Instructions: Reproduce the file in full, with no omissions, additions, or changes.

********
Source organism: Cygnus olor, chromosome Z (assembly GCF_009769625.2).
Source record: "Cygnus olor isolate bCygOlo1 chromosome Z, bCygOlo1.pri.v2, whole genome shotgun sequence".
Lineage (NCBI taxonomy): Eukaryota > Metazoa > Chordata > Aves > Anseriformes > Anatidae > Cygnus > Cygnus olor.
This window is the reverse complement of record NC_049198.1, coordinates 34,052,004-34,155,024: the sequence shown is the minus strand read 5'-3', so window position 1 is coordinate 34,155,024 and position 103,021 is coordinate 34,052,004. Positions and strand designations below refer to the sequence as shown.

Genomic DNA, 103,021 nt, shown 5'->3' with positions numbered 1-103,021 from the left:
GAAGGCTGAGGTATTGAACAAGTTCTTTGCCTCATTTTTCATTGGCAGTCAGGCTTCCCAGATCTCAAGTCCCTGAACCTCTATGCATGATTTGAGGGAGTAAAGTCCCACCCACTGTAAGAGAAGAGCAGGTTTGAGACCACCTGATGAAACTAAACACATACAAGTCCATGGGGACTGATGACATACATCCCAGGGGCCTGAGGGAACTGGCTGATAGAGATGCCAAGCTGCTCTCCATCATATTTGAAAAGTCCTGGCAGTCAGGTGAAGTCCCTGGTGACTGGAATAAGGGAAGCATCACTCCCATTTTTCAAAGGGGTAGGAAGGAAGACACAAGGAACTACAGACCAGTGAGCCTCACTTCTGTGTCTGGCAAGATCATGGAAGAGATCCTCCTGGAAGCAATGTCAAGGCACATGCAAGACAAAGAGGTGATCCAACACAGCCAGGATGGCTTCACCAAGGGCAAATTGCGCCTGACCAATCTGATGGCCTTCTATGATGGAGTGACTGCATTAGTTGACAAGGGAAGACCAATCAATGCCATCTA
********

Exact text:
Source organism: Cygnus olor, chromosome Z (assembly GCF_009769625.2).
Source record: "Cygnus olor isolate bCygOlo1 chromosome Z, bCygOlo1.pri.v2, whole genome shotgun sequence".
Lineage (NCBI taxonomy): Eukaryota > Metazoa > Chordata > Aves > Anseriformes > Anatidae > Cygnus > Cygnus olor.
This window is the reverse complement of record NC_049198.1, coordinates 34,052,004-34,155,024: the sequence shown is the minus strand read 5'-3', so window position 1 is coordinate 34,155,024 and position 103,021 is coordinate 34,052,004. Positions and strand designations below refer to the sequence as shown.

Genomic DNA, 103,021 nt, shown 5'->3' with positions numbered 1-103,021 from the left:
GAAGGCTGAGGTATTGAACAAGTTCTTTGCCTCATTTTTCATTGGCAGTCAGGCTTCCCAGATCTCAAGTCCCTGAACCTCTATGCATGATTTGAGGGAGTAAAGTCCCACCCACTGTAAGAGAAGAGCAGGTTTGAGACCACCTGATGAAACTAAACACATACAAGTCCATGGGGACTGATGACATACATCCCAGGGGCCTGAGGGAACTGGCTGATAGAGATGCCAAGCTGCTCTCCATCATATTTGAAAAGTCCTGGCAGTCAGGTGAAGTCCCTGGTGACTGGAATAAGGGAAGCATCACTCCCATTTTTCAAAGGGGTAGGAAGGAAGACACAAGGAACTACAGACCAGTGAGCCTCACTTCTGTGTCTGGCAAGATCATGGAAGAGATCCTCCTGGAAGCAATGTCAAGGCACATGCAAGACAAAGAGGTGATCCAACACAGCCAGGATGGCTTCACCAAGGGCAAATTGCGCCTGACCAATCTGATGGCCTTCTATGATGGAGTGACTGCATTAGTTGACAAGGGAAGACCAATCAATGCCATCTA